Eric Bruns, Professor in Department of Psychiatry and Behavioural Sciences at the University of Washington; Co-Director, National Wraparound Initiative; Co-Director, Washington State Children’s Mental Health Evidence Based Practice Institute, USA

Marlene Matarese, Deputy Director, The Institute for Innovation and Implementation, University of Maryland School of Social Work; Deputy Director, National Technical Assistance Network for Children's Behavioral Health; Co-Director, National Wraparound Implementation Center, USA.

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Masterclass Faculty

Kristen Berg Nordahl, Researcher, Norwegian Center for Child Behavioral Development, Norway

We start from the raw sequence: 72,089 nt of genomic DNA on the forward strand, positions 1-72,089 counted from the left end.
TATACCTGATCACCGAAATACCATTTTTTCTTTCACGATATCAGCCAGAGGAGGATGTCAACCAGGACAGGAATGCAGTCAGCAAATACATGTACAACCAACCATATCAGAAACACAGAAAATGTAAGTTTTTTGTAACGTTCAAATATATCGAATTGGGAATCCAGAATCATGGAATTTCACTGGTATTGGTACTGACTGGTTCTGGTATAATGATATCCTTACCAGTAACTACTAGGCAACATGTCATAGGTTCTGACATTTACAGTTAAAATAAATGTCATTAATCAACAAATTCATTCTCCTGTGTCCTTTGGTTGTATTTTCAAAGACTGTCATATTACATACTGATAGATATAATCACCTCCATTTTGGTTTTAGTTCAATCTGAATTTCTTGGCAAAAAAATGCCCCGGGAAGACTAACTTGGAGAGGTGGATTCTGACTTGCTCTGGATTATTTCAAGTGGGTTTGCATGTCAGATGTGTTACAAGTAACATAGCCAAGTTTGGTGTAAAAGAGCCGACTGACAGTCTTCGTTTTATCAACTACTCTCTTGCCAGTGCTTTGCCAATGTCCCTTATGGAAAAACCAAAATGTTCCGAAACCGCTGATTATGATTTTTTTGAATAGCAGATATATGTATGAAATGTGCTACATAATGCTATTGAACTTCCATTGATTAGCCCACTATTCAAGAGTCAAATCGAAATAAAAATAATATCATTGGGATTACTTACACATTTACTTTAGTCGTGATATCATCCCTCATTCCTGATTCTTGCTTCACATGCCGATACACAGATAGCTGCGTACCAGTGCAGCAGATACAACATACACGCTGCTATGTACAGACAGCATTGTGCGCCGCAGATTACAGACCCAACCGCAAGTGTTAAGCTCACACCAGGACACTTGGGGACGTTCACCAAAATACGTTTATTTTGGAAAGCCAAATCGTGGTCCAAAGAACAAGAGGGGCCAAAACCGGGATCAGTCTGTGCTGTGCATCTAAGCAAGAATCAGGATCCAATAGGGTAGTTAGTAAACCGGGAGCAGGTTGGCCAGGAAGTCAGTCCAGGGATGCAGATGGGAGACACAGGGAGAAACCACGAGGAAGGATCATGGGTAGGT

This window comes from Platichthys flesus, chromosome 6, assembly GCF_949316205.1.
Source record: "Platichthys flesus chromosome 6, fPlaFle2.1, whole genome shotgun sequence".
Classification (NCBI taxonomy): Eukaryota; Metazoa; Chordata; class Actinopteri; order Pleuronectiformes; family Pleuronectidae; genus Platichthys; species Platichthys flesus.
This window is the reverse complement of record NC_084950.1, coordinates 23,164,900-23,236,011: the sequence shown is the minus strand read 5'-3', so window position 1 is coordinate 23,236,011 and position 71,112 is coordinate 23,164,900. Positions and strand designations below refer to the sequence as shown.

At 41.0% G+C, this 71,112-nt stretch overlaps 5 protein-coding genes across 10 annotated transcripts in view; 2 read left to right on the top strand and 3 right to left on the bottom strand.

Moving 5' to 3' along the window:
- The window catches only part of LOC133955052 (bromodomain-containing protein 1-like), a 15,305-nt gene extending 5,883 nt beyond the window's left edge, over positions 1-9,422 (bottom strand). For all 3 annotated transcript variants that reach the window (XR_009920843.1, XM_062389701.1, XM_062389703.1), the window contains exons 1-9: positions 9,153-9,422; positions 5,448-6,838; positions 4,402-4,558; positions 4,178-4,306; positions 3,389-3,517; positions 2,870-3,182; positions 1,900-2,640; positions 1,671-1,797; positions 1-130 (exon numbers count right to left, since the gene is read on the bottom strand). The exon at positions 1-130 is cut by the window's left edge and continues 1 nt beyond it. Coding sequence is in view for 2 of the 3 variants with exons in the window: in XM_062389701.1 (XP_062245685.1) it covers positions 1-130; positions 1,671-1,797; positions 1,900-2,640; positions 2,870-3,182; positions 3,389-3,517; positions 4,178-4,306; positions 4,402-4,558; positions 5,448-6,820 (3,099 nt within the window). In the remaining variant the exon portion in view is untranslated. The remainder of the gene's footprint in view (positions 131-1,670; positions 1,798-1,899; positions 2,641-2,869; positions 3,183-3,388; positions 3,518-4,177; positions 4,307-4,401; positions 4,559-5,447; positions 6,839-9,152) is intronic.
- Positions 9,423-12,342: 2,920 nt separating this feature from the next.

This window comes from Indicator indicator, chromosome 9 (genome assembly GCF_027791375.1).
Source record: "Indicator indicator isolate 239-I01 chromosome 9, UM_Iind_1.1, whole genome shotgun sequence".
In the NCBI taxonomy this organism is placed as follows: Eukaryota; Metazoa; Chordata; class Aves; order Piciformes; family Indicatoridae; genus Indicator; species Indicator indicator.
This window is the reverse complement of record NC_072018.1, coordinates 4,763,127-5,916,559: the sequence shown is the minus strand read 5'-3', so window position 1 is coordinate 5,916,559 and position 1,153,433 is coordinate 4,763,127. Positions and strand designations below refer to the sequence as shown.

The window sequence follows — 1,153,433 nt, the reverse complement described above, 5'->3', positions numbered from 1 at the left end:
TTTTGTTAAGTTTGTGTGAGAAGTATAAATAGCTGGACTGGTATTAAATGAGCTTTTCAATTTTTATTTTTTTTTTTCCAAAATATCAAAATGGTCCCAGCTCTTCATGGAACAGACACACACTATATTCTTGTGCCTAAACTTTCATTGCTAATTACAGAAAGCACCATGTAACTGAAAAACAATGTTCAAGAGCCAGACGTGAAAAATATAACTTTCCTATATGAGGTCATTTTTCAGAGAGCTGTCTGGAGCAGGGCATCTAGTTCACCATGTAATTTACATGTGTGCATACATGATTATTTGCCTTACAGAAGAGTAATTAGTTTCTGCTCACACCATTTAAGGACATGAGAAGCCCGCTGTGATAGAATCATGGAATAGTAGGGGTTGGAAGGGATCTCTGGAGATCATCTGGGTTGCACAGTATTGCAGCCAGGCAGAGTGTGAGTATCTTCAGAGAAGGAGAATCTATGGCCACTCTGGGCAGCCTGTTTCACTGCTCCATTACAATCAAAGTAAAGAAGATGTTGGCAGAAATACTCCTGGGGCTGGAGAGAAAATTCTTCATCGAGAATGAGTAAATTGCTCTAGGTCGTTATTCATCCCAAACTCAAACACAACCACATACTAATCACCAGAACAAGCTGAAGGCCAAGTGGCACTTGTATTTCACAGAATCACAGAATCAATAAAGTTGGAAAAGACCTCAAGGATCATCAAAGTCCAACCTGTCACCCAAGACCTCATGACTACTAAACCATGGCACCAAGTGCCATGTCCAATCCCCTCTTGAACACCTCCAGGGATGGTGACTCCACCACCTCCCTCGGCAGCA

Kristin Berg Nordahl, PhD, is a researcher at the Norwegian Center for Child Behavioral Development, Oslo, Norway, and an Associate Professor at the Department of Health Promotion and Development, University of Bergen, Norway. Kristin started her career as a social worker in the Norwegian child protective services, working with neglected and abused children in residential homes, and as a caseworker in the child welfare system. She later trained as a Parent Management Training, the Oregon model, (PMTO) therapist, working with families and children with externalizing behavior problems. Kristin followed the implementation of PMTO in Norway closely, first as a therapist, and later part of the research team in in two large studies; the NIDA funded study of Implementation of PMTO in Norway and the Norwegian funded randomized effectiveness trial of PMTO in Norway. One of Kristin's particular research interests are observational data, and how data from direct systematic observation can be of use, not only when investigating therapist adherence to the intervention or change in family interaction dynamics, but also serve as a useful tool for coaches and practitioners.